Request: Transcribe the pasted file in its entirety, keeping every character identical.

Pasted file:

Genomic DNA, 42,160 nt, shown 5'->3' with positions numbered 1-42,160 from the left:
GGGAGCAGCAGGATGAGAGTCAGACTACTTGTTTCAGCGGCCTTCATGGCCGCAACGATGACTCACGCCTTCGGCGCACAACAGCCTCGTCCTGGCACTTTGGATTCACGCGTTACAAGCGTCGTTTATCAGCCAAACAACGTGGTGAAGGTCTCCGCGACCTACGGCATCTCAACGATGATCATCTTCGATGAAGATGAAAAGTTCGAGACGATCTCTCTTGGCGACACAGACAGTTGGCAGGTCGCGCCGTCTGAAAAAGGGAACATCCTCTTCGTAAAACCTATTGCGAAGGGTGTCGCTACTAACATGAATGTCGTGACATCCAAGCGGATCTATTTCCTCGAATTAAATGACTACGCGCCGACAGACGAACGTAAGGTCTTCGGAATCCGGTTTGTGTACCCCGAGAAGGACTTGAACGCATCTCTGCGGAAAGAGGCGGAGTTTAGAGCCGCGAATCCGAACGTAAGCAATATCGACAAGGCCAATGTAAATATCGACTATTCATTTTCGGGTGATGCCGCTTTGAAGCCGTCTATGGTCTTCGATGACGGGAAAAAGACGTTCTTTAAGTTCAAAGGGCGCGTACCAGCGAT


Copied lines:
Genomic DNA, 42,160 nt, shown 5'->3' with positions numbered 1-42,160 from the left:
GGGAGCAGCAGGATGAGAGTCAGACTACTTGTTTCAGCGGCCTTCATGGCCGCAACGATGACTCACGCCTTCGGCGCACAACAGCCTCGTCCTGGCACTTTGGATTCACGCGTTACAAGCGTCGTTTATCAGCCAAACAACGTGGTGAAGGTCTCCGCGACCTACGGCATCTCAACGATGATCATCTTCGATGAAGATGAAAAGTTCGAGACGATCTCTCTTGGCGACACAGACAGTTGGCAGGTCGCGCCGTCTGAAAAAGGGAACATCCTCTTCGTAAAACCTATTGCGAAGGGTGTCGCTACTAACATGAATGTCGTGACATCCAAGCGGATCTATTTCCTCGAATTAAATGACTACGCGCCGACAGACGAACGTAAGGTCTTCGGAATCCGGTTTGTGTACCCCGAGAAGGACTTGAACGCATCTCTGCGGAAAGAGGCGGAGTTTAGAGCCGCGAATCCGAACGTAAGCAATATCGACAAGGCCAATGTAAATATCGACTATTCATTTTCGGGTGATGCCGCTTTGAAGCCGTCTATGGTCTTCGATGACGGGAAAAAGACGTTCTTTAAGTTCAAAGGGCGCGTACCAGCGAT